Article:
It’s often windy at Donabate Beach, but if you don’t mind that it’s the perfect place for a good walk, being 2.5km long. Even when busy, you have plenty of space, and there’s loads of parking right beside the beach. The views out to Howth Peninsula, Lambay Island, and Malahide Estuary are gorgeous.
2. Portrane Beach (11 min)
Just one kilometre from Donabate in the small village of Portrane, you’ll find the 2km-long sandy Portrane Beach. Enjoy the sweeping scenic walks around Rogerstown Estuary or venture north of the beach to the National Heritage Area, where you can see colonies of birds that migrate here during the winter.
3. Ardgillan Castle and Demesne (25 min)
Ardgillan Castle and Demesne overlooks the Irish Sea and has a stunning view of the Mountains of Mourne. Take a tour of the Castle and afterwards visit the rose garden inside the walled gardens. The wooded areas around the Castle provide a sanctuary for many animal and bird species.
4. Malahide (17 min)
The pretty Malahide Village is well worth a visit. Cobbled streets and traditional shop fronts invite you to explore the many cafés, pubs, and shops while the Marina is just the place for people watching. While you’re there take a trip to the Castle which surrounds the village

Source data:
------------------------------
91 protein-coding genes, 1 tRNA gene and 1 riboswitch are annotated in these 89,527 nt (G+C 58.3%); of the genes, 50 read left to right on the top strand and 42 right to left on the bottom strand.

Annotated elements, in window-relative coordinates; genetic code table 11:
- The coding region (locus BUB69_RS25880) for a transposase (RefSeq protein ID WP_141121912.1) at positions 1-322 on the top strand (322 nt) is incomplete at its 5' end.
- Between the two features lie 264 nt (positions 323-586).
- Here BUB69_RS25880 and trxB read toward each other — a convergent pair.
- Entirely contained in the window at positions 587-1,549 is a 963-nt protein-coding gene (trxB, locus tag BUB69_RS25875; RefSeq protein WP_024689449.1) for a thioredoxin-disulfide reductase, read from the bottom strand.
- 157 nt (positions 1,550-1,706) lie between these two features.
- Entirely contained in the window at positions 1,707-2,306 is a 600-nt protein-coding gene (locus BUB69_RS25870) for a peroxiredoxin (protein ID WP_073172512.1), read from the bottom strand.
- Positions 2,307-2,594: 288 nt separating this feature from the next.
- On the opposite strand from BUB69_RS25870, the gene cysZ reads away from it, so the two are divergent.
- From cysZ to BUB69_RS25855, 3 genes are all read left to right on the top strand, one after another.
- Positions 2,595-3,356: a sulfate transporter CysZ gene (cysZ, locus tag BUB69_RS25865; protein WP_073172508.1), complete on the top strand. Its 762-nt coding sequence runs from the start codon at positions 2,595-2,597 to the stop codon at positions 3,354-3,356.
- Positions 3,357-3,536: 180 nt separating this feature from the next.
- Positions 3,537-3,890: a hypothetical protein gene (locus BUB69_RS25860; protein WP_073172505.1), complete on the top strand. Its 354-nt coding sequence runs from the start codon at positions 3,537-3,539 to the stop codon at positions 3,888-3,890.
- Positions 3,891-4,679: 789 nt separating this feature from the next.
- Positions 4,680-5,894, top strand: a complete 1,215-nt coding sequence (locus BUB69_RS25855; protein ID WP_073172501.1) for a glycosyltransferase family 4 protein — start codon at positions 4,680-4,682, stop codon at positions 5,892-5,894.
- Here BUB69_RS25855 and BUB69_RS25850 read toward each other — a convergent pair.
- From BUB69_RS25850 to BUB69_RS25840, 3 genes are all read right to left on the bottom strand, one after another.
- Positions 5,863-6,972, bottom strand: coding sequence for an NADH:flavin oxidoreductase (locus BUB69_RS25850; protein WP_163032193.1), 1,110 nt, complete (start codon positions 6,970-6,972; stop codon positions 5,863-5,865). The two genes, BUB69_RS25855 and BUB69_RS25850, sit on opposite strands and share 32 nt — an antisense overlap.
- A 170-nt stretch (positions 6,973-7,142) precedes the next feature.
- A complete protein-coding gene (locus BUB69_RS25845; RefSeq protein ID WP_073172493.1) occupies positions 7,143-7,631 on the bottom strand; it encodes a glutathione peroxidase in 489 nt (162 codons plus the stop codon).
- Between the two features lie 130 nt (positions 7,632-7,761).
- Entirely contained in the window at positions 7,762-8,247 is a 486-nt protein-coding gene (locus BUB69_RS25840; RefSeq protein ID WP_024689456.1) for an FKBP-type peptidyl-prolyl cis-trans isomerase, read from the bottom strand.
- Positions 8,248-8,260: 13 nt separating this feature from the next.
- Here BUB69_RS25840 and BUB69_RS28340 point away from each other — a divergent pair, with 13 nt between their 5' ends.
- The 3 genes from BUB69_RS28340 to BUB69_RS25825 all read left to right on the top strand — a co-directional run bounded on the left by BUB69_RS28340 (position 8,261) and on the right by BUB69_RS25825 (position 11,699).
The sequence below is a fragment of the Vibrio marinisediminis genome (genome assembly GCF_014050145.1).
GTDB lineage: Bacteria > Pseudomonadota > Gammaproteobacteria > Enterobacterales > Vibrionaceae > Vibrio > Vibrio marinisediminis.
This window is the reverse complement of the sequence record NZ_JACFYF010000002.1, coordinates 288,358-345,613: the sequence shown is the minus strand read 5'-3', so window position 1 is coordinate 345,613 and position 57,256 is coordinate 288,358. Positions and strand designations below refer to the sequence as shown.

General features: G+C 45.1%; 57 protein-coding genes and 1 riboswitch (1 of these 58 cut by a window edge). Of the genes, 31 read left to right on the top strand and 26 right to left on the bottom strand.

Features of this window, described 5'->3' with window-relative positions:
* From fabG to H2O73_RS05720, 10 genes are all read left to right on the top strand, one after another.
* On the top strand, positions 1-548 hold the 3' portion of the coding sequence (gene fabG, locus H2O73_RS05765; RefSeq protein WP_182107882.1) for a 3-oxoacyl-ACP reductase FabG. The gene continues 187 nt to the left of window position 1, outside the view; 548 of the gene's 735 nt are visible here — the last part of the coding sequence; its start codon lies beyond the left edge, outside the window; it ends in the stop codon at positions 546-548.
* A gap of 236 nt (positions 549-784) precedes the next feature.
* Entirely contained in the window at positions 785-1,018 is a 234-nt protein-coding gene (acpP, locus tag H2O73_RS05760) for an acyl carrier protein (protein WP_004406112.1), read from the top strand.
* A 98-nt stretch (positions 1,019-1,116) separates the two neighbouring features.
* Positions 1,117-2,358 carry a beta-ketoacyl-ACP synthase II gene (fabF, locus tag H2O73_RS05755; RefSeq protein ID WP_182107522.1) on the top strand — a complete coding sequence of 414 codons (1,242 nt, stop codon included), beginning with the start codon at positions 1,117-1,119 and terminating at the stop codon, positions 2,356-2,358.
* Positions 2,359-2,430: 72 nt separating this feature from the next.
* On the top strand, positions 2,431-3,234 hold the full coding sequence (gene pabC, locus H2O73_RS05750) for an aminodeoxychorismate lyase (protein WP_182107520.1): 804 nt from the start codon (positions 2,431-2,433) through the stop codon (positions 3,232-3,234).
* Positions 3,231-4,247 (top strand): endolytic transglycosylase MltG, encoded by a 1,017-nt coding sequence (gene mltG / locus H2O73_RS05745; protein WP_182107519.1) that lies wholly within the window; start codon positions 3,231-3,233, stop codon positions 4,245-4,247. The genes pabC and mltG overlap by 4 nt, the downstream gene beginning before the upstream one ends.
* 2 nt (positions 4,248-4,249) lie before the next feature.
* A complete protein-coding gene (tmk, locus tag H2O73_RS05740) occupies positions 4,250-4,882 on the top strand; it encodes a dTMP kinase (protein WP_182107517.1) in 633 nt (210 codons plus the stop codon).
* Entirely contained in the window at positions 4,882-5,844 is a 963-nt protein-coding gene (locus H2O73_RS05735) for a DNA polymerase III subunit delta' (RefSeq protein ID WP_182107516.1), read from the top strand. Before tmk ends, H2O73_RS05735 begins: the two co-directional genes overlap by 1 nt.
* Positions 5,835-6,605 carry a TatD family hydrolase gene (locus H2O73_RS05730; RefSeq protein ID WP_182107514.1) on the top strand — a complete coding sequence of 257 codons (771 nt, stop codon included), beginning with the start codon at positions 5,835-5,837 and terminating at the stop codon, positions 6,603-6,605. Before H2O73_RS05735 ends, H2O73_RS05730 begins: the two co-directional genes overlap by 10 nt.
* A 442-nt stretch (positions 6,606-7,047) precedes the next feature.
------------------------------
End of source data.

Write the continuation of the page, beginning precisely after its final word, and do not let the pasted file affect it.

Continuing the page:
FAQs about visiting Newbridge Farm
We’ve had a lot of questions over the years asking about everything from ‘How many acres is Newbridge House?’ (it’s 370) to ‘Who built Newbridge House?’ (James Gibbs).
In the section below, we’ve popped in the most FAQs that we’ve received. If you have a question that we haven’t tackled, ask away in the comments section below.
Is Newbridge worth visiting?
Yes! You don’t have to go near the house or the farm to enjoy this place – the grounds are home to endless walking trails and it’s beautifully maintained.
What is there to do at Newbridge?
You can tackle one of the many walks, grab a coffee, take a tour of the house, visit the walled garden and/or take a tour of the farm.
Norah is a writer and self-publisher of fiction and non-fiction. She adores the excitement of unknown places and together with several locations in Ireland, has, over 21 years, made her home in London, The Hague and New Zealand, returning to Ireland with her Kiwi rescue dog Barney, in tow.